U of T offers a program in what?! PoSt selection adventures with The Da Vinci Code, Star Wars and yoga

Are you a first-year student and clueless about how to choose your Subject PoSt (Program of Study)?

Are you an upper-year student and unsure if your current program(s) is/are for you?

Well, worry not, my friends, because lifeatuoft is here to answer all your questions! Since I’ve already written a whole lot about the fundamentals of PoSt selection (here and here), I won’t bore you with those details.

Instead, I bring your attention to some cool programs that most people don’t know much about, but might actually make your studies pretty exciting. Although you can switch programs at the end of first year, sometimes the smaller and less popular programs (albeit the more interesting ones) are designed in such a way that if you are not enrolled in them from the beginning, you’ll end up missing a lot of prerequisites for upper-year courses.

The key is to do your research. Talk to students from upper years: What are they doing now, and what programs did they enjoy or not enjoy and why? What programs would they recommend, especially for a specific career path you’d like to follow?

True, U of T is a pretty big place and it takes time to master the ins and outs of program and course selection – you know, all the little things that are never stated explicitly in the Calendar or Timetable but might make a whole lot of difference to your undergraduate education. The good news though, is that along with these hidden pitfalls there are also hidden benefits.

The few programs I’ve listed below are great examples of hidden benefits at U of T. Many students hear very little about them because they are often offered through a specific college and appear under the college’s name in the Calendar. These programs are often interdisciplinary and unique. You’ll get to meet many interesting people with a wide variety of backgrounds, engage in intimate discussions in small seminar classes and you may even have the rare opportunity of having professors address you by your first name. Check them out! I bet it’ll make you say “No way!” at least once.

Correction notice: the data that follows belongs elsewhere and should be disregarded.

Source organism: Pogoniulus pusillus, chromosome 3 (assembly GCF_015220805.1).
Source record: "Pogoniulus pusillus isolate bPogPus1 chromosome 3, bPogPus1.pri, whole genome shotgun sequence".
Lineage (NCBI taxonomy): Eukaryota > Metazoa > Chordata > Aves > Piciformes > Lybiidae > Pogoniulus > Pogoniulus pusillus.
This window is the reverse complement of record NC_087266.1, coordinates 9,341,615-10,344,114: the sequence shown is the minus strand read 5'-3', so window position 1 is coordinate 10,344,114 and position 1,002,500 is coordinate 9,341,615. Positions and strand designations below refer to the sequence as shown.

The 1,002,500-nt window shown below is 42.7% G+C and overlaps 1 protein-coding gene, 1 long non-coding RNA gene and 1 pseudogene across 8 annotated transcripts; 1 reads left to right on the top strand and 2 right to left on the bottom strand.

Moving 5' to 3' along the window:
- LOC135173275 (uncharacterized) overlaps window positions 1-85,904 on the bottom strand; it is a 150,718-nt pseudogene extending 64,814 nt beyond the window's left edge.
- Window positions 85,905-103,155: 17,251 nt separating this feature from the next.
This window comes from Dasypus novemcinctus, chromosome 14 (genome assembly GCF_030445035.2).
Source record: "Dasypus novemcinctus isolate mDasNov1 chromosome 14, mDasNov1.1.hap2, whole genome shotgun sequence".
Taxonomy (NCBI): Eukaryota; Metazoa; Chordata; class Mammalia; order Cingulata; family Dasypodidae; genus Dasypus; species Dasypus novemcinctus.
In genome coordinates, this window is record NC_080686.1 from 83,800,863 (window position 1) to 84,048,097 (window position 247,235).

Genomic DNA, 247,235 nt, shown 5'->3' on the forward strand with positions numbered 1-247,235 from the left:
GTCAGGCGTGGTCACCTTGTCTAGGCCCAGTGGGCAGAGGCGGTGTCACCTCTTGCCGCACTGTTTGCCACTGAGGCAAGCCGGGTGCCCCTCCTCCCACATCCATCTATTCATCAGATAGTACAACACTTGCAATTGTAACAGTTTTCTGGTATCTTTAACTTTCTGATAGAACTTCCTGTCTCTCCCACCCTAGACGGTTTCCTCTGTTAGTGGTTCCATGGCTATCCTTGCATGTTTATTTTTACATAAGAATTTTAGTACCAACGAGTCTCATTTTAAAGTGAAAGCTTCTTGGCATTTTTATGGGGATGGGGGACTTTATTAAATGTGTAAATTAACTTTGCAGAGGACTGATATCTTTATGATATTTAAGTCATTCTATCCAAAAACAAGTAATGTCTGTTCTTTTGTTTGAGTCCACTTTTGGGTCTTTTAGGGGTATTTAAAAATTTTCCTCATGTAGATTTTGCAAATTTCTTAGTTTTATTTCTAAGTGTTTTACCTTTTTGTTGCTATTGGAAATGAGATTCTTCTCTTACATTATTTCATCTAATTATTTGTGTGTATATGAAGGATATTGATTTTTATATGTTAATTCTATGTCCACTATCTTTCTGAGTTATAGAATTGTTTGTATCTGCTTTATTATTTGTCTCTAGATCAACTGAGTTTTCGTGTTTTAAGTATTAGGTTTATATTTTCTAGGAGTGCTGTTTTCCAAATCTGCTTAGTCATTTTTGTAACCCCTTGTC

1. Writing & Rhetoric (Innis College)

  • Minor only
  • Type 2

Let’s face it: writing is hard. The sight of a clean, blank page induces panic and fear in even the best writers. Writing and Rhetoric offers courses that help you brush up on the fundamentals of written discourse, such as elements of style, grammar and all that jazz. It also offers more advanced courses that connect writing to the┬ámedia, the creative writing process, as well as writing in the workplace. Just when you think that university courses can’t get anymore theoretical (and relatively speaking, any less hands-on), life throws you a curveball!

2. Paradigm & Archetype (New College)

  • Minor only
  • Type 1

Honestly, I had no idea what exactly these courses entailed until I gathered enough courage to enroll in one (NEW302Y1 C.G. Jung: Stories, Dilemmas, Rituals). Perhaps it was because it offered the perfect opportunity for me to explore the strong link between literary canons and psychology. Or perhaps it was the that tedious course requirement of watching Fight Club and Star Wars in an academic setting. Seriously, if you don’t like watching movies, I wouldn’t recommend this course.